Finnish President says he takes ‘terrorism seriously’, Swedish PM willing to ‘sort out issues’ with Ankara.

Finnish President Sauli Niinistö said his country was open to discussing Turkey’s concerns on its application to join the North Atlantic Treaty Organisation (NATO), as U.S. President Joe Biden hosted Mr. Niinistö and Swedish Prime Minister Magdalena Andersson at the White House following their countries’ application to join the western military alliance. The two countries formally applied to join the organisation in Brussels on Wednesday, in the wake of Russia’s invasion of Ukraine that began on February 24.

“As NATO allies, we will commit to Turkey’s security, just as Turkey will commit to our security. We take terrorism seriously,” Mr. Niinistö said, during remarks at a gathering with Mr. Biden and Ms. Andersson in the White House Rose Garden.

“We are open to discussing all the concerns Turkey may have concerning our membership in an open and constructive manner. These discussions have already taken place and they will continue in the next days,” he added.

Ms. Andresson said that her country was in discussion with all NATO members – including Turkey – to “sort out any issues”.

Turkey has objected to Finland and Sweden’s application to NATO, with Turkish President Recep Tayyip Erdogan on Thursday accusing the countries of harbouring terrorists of the Kurdistan’s Workers Party (PKK). Turkey has also said that the countries host followers of Muslim cleric Fethullah Gulen, an Erdogan opponent who is based in the U.S.

“The decision [ to apply for NATO membership] was made with an overwhelming parliamentary majority and it also enjoys huge, strong popular support,” Mr. Niinistö said.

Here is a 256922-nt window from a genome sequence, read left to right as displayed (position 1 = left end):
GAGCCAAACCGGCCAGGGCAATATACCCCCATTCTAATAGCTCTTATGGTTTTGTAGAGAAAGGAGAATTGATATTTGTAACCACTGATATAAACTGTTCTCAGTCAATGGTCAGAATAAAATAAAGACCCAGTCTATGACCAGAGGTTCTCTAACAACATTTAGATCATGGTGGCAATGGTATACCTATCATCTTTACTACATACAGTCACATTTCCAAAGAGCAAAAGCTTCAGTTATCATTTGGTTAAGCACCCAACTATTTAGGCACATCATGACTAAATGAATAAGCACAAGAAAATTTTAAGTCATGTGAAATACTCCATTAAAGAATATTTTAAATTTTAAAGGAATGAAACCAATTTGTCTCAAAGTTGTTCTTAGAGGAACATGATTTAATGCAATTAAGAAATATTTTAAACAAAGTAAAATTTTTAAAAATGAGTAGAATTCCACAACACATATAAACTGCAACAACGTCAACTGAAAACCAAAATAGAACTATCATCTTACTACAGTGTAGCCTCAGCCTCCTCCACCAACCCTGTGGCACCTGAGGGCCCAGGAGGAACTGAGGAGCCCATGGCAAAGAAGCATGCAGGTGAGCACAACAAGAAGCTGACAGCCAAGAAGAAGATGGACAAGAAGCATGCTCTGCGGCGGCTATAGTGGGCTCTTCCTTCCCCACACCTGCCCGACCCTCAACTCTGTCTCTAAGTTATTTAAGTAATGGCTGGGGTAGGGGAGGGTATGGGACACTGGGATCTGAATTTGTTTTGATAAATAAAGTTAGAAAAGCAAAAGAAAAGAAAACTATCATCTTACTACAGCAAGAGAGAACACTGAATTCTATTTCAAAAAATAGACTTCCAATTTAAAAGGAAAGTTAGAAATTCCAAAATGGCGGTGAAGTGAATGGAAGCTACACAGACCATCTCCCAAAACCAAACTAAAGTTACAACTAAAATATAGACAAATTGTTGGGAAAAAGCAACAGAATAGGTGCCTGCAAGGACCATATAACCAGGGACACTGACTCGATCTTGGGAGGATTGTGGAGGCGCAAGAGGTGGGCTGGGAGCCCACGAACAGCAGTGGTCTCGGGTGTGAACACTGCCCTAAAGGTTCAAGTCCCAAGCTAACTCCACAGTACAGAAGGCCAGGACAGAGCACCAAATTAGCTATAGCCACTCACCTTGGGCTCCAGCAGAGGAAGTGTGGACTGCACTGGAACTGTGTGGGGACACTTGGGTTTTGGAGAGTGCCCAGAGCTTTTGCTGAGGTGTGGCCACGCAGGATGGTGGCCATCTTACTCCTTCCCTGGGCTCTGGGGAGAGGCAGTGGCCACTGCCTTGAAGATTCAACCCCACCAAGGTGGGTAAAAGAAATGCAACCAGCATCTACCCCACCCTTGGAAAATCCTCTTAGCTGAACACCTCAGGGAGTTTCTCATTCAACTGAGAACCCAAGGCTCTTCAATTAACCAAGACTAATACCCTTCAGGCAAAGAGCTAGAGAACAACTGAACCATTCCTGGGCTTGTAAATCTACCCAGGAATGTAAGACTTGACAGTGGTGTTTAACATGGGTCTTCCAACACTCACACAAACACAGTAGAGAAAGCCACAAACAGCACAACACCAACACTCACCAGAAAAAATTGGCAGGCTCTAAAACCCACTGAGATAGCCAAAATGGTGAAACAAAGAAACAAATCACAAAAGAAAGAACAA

“After 200 years of military non alignment, Sweden has chosen a new path,” Ms. Andersson said.

“Russia’s full scale aggression against a sovereign and democratic neighbour — that was a watershed moment for Sweden,” she said, adding that her government had decided that the safety of the Swedish people would be best protected through NATO.

Mr. Biden called the day “momentous” and said the U.S. offered its “strong support” for the countries’ accession to NATO, adding that it was the sovereign right of every country to make its own security decisions – a reference to Russia’s longstanding objections to the expansion of NATO, although on Monday Russian President Vladimir Putin said there was no “immediate threat” to Russia from these two countries joining the alliance.

“No members joining NATO is not a threat to any nation,” Mr. Biden said on Monday. The President said he was submitting a report on NATO accession for the two countries to the U.S. Congress, with the aim of getting the Congress’s approval. All 30 members of NATO have to approve Sweden and Finland’s accession for it to take effect.